ptichka It is in his portrayal of female protagonists that Bek finally makes a desperately needed thematic departure from A Hundred Days. In contrast to Solov’ev’s heroine, Ergolina (Tat’iana Drubich), who personifies the object of adolescent romantic desire with her long flowing hair, bohemian flower crowns and a penchant for French literature, Bek’s Rita (Margarita Tolstoganova) fills her time reading Sartre and despondently scanning her surroundings as if unsure of why she finds herself at a children’s summer camp.  While Lenta’s crush on Pasha is psychologically understandable, Dima’s romantic obsession with Rita is unsettling.  Throughout the narrative, Pasha is shown as a helpful and engaged member of the camp staff when he teaches the kids to swim and later outfits Lenta with half a dozen of inflatable armbands to prevent her drowning attempts. Rita, on the other hand, does not exhibit many (if any) positive or nurturing qualities one might expect from someone working with children.  Soon after she arrives at the camp, she asks Pasha how he manages with the kids; a short while later she tells Lenta that she is “little, annoying and boring.” Rita’s first interaction with Dima occurs during an outdoor game that closely resembles “Spin-the-bottle,” which ends with Rita kissing Dima on the cheek to his bewilderment.  The scene is both innocent and vaguely disconcerting, showing the emotional vulnerability of an impressionable pre-teen and the inexperience and recklessness of a not-quite-adult female counselor. Bek’s ability to visually articulate the moral and psychological ambiguities present in each of his protagonists’ actions is among the film’s primary strengths.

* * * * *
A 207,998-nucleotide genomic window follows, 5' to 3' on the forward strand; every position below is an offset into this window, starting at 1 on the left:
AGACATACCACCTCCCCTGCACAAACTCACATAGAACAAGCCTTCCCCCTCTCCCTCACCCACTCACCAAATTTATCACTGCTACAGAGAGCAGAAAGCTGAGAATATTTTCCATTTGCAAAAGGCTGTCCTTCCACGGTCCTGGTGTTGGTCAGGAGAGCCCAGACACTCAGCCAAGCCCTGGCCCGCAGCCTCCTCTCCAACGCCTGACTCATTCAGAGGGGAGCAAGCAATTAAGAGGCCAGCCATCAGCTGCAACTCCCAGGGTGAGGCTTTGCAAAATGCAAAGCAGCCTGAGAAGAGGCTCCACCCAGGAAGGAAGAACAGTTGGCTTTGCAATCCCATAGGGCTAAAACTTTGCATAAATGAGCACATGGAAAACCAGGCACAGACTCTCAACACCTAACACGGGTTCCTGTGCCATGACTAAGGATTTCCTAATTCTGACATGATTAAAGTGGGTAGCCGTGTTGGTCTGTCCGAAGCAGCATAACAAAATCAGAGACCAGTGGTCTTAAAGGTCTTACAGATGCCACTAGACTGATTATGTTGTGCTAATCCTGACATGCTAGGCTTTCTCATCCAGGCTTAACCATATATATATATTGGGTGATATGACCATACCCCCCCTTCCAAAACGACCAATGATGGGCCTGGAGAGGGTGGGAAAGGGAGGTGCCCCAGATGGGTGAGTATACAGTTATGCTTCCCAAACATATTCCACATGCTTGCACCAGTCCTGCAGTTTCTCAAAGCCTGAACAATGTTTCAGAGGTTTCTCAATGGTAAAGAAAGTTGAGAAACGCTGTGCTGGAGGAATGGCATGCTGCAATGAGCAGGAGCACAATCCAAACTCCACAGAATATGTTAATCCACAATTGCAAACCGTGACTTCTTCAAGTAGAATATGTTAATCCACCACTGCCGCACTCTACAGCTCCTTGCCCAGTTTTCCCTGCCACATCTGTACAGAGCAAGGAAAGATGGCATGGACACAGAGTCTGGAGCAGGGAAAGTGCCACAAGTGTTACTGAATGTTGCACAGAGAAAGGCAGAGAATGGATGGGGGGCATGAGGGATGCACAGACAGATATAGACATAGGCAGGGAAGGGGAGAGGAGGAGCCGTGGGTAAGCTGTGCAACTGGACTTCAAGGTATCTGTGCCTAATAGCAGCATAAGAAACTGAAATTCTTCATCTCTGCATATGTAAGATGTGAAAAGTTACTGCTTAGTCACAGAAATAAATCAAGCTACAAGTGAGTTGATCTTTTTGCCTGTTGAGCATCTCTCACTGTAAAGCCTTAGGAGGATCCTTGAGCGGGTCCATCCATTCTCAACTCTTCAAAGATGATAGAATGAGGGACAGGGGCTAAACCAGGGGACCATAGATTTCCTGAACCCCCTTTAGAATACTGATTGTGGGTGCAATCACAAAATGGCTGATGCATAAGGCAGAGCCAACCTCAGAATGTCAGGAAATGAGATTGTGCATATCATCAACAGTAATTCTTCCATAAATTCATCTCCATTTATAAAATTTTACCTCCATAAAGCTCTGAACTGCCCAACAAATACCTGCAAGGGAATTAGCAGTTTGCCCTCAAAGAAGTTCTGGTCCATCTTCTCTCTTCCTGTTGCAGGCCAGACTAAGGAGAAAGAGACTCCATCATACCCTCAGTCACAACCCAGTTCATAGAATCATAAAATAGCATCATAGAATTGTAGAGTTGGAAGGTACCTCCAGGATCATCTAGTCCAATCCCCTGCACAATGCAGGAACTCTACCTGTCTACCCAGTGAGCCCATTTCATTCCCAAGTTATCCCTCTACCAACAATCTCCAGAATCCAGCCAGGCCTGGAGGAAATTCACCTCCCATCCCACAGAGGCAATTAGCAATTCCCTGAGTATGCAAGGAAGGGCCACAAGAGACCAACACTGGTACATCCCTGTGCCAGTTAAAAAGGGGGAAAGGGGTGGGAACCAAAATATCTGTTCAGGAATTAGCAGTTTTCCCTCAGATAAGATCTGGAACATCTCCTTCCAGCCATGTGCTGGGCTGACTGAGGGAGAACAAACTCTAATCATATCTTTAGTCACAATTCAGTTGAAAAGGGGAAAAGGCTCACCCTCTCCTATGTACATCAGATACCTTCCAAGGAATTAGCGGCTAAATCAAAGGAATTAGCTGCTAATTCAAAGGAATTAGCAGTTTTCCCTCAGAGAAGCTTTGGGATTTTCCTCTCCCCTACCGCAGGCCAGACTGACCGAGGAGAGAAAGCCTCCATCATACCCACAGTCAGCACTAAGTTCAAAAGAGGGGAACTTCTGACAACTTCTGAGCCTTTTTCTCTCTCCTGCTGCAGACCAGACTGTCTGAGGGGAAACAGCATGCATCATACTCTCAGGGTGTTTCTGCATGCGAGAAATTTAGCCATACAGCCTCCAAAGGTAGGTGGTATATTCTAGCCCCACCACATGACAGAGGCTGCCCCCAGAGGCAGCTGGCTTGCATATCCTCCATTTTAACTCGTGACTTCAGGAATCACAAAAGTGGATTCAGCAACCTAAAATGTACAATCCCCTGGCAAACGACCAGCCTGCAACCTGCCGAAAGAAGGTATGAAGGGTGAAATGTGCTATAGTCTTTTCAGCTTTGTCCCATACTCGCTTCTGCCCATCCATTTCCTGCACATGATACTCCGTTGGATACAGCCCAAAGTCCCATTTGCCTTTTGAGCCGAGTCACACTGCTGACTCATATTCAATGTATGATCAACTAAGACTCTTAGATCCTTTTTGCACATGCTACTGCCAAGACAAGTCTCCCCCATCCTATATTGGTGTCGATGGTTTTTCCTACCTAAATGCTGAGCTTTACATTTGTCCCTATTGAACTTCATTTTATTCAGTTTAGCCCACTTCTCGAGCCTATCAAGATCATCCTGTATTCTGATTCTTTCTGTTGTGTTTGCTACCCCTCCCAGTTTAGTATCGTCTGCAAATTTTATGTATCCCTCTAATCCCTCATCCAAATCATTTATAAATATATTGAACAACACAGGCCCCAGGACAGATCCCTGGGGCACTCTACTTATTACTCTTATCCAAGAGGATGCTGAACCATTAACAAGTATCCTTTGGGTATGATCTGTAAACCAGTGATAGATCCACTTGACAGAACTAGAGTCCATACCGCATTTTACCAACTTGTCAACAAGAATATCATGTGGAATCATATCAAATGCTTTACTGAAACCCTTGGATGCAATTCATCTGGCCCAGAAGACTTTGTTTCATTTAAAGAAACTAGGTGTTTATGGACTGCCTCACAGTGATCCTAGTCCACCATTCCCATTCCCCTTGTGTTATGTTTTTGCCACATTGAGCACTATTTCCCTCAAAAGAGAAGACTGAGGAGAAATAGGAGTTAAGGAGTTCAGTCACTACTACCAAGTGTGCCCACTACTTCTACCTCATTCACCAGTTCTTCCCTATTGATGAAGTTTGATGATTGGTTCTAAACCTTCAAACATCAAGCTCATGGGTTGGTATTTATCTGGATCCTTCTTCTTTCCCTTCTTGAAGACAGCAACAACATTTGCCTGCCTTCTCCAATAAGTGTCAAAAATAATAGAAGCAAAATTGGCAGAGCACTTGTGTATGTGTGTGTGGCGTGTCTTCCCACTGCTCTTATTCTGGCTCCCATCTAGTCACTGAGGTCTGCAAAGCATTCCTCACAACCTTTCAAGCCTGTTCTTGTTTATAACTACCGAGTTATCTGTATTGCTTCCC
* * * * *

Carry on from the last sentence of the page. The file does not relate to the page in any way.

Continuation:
ptichka The film’s sonic and visual landscapes further serve to illuminate Bek’s preoccupation with showing the generalized pain and awkwardness of adolescence, which also allow for a stylistic exit from Solov’ev’s influence. Little Bird’s heavy use of an ambient soundtrack and the stylized hazy cinematography recalls the early work of Sofia Coppola, most vividly her first feature film, a cinematic adaption of Jeffery Eugenides’ Virgin Suicides. Bek’s choice of soundtrack is almost identical in sensibility to Coppola’s collaboration with the French electronica duo Air, whose psychedelic downtempo minimalism has become a textbook instrumental accompaniment to twenty-first century meditations on the confusions of prepubescent sexuality. Bek’s insistent, somewhat distractingly omnipresent ambient soundtrack allows for a sustained psychological tension throughout the languid camerawork, sparse dialogue, and heavy reliance on emotionally charged close-ups of the main protagonists.  The coming-of-age theme is further underscored by a marked absence of adults in the film: they simply appear as voices that give imperative statements and as providers and/or enablers. Bek never shows us the staff responsible for camp dining, for instance. Within the liminal space of psychosexual maturation, adulthood is presented simply as a function rather than a fully-fledged human state.